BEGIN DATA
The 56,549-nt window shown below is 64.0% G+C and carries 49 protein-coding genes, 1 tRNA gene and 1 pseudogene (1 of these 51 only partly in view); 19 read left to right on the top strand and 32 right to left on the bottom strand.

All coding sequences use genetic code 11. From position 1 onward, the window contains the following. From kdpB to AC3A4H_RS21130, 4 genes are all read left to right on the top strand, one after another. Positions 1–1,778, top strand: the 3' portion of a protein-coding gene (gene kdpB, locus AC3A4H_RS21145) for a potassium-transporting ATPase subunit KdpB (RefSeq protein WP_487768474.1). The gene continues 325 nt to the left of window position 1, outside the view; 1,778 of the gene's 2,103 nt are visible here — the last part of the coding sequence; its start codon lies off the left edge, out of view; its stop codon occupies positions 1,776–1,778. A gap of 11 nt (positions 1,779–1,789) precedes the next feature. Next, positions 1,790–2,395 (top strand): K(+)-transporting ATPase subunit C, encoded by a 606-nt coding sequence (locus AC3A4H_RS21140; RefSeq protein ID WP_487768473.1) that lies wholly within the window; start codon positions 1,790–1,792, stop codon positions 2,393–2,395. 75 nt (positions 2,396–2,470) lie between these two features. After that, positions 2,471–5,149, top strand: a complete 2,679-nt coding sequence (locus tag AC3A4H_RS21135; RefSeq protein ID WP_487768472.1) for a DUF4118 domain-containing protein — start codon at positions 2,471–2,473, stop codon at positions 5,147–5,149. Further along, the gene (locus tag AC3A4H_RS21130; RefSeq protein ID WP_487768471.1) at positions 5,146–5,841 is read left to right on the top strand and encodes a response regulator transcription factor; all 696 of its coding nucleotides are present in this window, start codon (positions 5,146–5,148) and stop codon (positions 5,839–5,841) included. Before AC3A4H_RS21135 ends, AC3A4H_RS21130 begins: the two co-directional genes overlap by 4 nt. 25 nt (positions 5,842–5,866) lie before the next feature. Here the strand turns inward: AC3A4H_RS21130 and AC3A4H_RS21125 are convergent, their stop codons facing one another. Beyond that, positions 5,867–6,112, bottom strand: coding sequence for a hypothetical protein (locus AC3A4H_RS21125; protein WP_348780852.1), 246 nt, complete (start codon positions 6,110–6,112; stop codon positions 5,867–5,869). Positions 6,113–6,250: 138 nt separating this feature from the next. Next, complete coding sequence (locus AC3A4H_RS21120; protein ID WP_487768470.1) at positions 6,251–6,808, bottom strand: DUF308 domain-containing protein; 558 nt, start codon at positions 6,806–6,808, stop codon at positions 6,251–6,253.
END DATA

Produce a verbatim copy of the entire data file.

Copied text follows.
The 56,549-nt window shown below is 64.0% G+C and carries 49 protein-coding genes, 1 tRNA gene and 1 pseudogene (1 of these 51 only partly in view); 19 read left to right on the top strand and 32 right to left on the bottom strand.

All coding sequences use genetic code 11. From position 1 onward, the window contains the following. From kdpB to AC3A4H_RS21130, 4 genes are all read left to right on the top strand, one after another. Positions 1–1,778, top strand: the 3' portion of a protein-coding gene (gene kdpB, locus AC3A4H_RS21145) for a potassium-transporting ATPase subunit KdpB (RefSeq protein WP_487768474.1). The gene continues 325 nt to the left of window position 1, outside the view; 1,778 of the gene's 2,103 nt are visible here — the last part of the coding sequence; its start codon lies off the left edge, out of view; its stop codon occupies positions 1,776–1,778. A gap of 11 nt (positions 1,779–1,789) precedes the next feature. Next, positions 1,790–2,395 (top strand): K(+)-transporting ATPase subunit C, encoded by a 606-nt coding sequence (locus AC3A4H_RS21140; RefSeq protein ID WP_487768473.1) that lies wholly within the window; start codon positions 1,790–1,792, stop codon positions 2,393–2,395. 75 nt (positions 2,396–2,470) lie between these two features. After that, positions 2,471–5,149, top strand: a complete 2,679-nt coding sequence (locus tag AC3A4H_RS21135; RefSeq protein ID WP_487768472.1) for a DUF4118 domain-containing protein — start codon at positions 2,471–2,473, stop codon at positions 5,147–5,149. Further along, the gene (locus tag AC3A4H_RS21130; RefSeq protein ID WP_487768471.1) at positions 5,146–5,841 is read left to right on the top strand and encodes a response regulator transcription factor; all 696 of its coding nucleotides are present in this window, start codon (positions 5,146–5,148) and stop codon (positions 5,839–5,841) included. Before AC3A4H_RS21135 ends, AC3A4H_RS21130 begins: the two co-directional genes overlap by 4 nt. 25 nt (positions 5,842–5,866) lie before the next feature. Here the strand turns inward: AC3A4H_RS21130 and AC3A4H_RS21125 are convergent, their stop codons facing one another. Beyond that, positions 5,867–6,112, bottom strand: coding sequence for a hypothetical protein (locus AC3A4H_RS21125; protein WP_348780852.1), 246 nt, complete (start codon positions 6,110–6,112; stop codon positions 5,867–5,869). Positions 6,113–6,250: 138 nt separating this feature from the next. Next, complete coding sequence (locus AC3A4H_RS21120; protein ID WP_487768470.1) at positions 6,251–6,808, bottom strand: DUF308 domain-containing protein; 558 nt, start codon at positions 6,806–6,808, stop codon at positions 6,251–6,253.